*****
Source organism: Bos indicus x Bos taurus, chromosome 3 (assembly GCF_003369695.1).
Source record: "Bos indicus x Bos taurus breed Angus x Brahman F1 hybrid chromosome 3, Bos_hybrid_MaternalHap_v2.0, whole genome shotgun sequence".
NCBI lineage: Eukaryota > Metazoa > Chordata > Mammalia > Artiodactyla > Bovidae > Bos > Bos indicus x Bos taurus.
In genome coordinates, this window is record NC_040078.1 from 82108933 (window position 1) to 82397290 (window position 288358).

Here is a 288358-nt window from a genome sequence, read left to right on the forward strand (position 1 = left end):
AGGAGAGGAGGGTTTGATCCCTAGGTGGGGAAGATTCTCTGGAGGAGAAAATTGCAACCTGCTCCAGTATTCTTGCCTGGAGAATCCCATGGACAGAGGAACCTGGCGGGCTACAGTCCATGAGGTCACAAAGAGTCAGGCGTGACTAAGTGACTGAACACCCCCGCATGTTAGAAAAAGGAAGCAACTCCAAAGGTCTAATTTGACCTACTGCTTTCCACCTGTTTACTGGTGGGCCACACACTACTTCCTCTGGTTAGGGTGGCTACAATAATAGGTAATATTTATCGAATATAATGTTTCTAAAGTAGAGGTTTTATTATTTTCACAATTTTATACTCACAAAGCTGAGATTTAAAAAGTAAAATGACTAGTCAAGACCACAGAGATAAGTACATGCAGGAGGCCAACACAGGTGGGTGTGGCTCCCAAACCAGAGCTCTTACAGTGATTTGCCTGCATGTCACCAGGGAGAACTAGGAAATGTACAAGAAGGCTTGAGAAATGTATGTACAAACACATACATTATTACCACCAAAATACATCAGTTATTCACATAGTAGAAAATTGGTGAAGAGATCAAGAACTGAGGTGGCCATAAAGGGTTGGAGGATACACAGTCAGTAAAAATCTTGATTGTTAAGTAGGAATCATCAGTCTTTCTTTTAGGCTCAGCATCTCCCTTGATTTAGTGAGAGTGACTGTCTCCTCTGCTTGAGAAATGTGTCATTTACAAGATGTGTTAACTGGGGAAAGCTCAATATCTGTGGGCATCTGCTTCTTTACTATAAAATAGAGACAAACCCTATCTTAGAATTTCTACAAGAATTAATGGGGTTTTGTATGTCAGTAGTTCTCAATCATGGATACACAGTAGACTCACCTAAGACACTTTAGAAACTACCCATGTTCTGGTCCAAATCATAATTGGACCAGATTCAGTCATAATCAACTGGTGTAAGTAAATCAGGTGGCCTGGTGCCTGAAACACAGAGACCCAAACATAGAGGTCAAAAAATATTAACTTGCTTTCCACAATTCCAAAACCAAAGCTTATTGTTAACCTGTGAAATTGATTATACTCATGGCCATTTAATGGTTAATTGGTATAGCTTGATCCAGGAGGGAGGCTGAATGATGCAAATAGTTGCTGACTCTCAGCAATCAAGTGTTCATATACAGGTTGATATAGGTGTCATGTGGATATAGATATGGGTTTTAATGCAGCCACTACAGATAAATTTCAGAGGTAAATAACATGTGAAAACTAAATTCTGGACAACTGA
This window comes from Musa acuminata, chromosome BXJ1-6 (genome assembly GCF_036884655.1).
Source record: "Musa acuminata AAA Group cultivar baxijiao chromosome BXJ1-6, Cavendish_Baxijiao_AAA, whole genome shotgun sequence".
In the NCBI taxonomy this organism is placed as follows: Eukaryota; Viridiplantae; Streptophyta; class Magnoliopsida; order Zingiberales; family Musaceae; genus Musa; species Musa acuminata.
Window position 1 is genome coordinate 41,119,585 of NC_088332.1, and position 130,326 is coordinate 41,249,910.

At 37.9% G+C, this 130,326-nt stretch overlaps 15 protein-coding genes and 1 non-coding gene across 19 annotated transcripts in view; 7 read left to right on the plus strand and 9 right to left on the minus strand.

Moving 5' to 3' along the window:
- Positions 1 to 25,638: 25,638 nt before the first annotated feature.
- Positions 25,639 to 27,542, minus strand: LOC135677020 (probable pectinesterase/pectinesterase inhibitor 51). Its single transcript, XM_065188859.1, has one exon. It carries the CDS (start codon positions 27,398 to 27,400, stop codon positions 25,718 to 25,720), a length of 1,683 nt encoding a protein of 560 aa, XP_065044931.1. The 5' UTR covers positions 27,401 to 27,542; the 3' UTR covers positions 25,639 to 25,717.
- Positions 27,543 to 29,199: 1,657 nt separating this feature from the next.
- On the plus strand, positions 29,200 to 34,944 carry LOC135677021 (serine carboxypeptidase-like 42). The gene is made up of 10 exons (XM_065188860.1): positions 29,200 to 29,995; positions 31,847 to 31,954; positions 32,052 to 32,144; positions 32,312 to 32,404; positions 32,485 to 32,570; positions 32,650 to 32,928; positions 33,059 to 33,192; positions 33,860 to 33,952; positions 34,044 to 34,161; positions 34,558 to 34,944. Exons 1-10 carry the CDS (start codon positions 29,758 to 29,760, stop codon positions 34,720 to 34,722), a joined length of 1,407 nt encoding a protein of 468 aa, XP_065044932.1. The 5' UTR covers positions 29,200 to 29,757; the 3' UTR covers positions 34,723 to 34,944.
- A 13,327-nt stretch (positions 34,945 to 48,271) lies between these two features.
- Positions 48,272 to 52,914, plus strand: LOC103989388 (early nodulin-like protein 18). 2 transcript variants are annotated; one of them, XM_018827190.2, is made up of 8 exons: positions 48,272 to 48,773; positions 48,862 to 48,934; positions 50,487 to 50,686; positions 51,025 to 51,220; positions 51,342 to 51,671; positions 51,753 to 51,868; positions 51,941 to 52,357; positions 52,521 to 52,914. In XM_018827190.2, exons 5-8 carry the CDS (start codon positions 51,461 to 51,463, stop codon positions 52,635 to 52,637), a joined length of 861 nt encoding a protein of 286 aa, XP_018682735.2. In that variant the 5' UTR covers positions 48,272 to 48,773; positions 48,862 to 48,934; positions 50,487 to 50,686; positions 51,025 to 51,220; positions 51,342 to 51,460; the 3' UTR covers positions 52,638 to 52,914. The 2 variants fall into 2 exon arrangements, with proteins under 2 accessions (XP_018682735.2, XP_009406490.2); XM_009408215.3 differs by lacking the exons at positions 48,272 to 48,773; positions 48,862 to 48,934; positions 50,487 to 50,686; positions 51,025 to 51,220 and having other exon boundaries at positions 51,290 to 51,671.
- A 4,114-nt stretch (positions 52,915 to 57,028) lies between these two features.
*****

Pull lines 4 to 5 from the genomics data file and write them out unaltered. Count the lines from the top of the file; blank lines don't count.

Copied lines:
In genome coordinates, this window is record NC_040078.1 from 82108933 (window position 1) to 82397290 (window position 288358).

Here is a 288358-nt window from a genome sequence, read left to right on the forward strand (position 1 = left end):